By Fareed Zakaria, CNN
At the influential TED conference last year, Bill Gates declared that if he were allowed one wish to improve humanity’s lot over the next 50 years, he would choose an “energy miracle”: a new technology that produced energy at half the price of coal with no carbon dioxide emissions. He explained that he’d rather have this wish than a new vaccine or medicine or even choose the next several American presidents. To help understand the reasoning behind Gates’s thinking, one should read Daniel Yergin’s intelligent new opus, “The Quest: Energy, Security, and the Remaking of the Modern World.”
Yergin, the founder of a leading energy consulting firm, is the author of several acclaimed books, most notably "The Prize," a monumental history of oil from its discovery to 1990. “The Quest” starts where “The Prize” left off, and at 804 pages it is similar in heft, but in fact a very different kind of book. “The Prize” was grand narrative history, full of characters like John D. Rockefeller and Winston Churchill and driven along by momentous events like World Wars I and II, both of which played a role in making oil the world’s pivotal energy resource.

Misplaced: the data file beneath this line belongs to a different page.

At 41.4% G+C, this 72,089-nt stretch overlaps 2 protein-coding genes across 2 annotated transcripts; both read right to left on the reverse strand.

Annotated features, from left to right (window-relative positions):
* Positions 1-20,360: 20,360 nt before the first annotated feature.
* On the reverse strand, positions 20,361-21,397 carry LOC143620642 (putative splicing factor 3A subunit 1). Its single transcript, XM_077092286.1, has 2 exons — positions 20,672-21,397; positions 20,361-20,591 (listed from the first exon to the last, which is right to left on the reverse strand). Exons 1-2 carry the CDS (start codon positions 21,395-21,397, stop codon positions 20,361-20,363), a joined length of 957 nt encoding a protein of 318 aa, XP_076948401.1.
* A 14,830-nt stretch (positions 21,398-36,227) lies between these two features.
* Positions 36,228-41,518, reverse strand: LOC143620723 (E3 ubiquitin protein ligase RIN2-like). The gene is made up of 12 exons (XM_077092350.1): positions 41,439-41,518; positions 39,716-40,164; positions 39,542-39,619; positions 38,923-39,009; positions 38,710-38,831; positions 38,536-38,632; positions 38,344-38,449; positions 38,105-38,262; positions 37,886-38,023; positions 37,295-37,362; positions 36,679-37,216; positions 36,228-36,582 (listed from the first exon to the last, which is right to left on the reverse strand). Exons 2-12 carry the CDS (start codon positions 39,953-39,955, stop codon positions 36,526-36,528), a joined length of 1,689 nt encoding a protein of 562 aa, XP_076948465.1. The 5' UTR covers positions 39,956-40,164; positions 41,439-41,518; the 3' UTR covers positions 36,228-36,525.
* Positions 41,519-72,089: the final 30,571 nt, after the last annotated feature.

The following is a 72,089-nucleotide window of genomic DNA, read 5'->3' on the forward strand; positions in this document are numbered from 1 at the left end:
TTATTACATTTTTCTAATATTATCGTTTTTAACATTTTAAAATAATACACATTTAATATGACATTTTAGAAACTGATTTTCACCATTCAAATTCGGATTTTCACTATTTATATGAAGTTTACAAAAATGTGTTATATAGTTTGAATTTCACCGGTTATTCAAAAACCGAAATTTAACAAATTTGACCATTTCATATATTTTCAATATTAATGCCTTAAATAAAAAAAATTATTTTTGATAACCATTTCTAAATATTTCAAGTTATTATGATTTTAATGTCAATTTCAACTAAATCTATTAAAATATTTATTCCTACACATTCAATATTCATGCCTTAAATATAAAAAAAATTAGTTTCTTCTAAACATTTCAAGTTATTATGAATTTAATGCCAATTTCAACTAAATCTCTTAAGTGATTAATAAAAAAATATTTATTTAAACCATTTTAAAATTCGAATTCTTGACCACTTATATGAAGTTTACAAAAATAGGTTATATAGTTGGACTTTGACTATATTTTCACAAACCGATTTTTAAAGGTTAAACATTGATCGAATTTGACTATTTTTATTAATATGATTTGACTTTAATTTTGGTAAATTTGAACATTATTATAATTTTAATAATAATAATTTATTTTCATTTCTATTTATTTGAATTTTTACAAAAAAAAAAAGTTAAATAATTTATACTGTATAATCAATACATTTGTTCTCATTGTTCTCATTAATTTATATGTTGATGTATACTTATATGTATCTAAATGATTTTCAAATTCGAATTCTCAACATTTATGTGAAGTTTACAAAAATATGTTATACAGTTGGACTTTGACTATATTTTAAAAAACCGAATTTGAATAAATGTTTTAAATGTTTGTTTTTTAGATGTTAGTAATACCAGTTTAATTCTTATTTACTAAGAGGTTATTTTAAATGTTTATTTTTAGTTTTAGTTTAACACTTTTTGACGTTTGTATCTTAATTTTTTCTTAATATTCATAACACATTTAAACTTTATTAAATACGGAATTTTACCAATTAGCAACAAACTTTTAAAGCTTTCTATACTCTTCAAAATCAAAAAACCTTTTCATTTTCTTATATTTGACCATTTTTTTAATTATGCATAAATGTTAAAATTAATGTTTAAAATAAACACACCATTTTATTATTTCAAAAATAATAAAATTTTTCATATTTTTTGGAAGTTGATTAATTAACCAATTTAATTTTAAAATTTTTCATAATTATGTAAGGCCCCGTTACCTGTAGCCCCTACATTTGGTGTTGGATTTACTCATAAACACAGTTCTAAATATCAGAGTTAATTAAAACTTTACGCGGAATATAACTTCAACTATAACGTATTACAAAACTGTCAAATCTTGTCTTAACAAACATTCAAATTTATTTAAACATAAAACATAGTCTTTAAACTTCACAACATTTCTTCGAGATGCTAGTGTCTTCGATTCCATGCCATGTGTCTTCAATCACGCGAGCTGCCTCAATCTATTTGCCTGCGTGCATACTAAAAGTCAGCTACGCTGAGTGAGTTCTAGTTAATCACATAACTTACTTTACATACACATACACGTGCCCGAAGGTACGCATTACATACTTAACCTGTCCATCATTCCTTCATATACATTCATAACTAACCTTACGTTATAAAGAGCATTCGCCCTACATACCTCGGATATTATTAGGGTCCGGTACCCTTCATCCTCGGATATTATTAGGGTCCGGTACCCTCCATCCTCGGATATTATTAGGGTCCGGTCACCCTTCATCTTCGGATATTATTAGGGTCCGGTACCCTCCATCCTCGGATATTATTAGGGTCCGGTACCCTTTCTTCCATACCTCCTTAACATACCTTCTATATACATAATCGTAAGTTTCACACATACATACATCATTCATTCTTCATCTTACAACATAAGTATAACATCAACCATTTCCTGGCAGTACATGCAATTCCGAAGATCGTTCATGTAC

“The Quest,” which begins with the Persian Gulf war of 1990-91 and goes up to the present, does not have the same kind of material. The world has been through interesting times since 1990, but the events and characters are less striking and too recent to make for a rich dramatic narrative. This book is really trying to answer a question: What will the future of energy look like over the next 50 years? In addressing that issue, Yergin takes on a myriad of other topical questions: Are we running out of oil? Is natural gas the answer? What about shale gas? Is global warming a real danger? Is solar power the answer? He addresses each one of these in a chapter or series of chapters that mix recent history and fair-minded analysis.
Because he tries to confront all these topics — and many more — this book lacks the drama and compulsive readability of “The Prize.” But it is an important book nonetheless, a valuable primer on the basic issues that define energy today. Yergin is careful in his analysis and never polemical. If there is a flaw, it is that he is too cautious in some of his conclusions, shying away from saying outright what his narrative implies. Despite that, “The Quest” makes it clear that energy policy is not on the right course anywhere in the world and that everyone — on the left and the right, in the developed and the developing world — needs to rethink strongly held positions.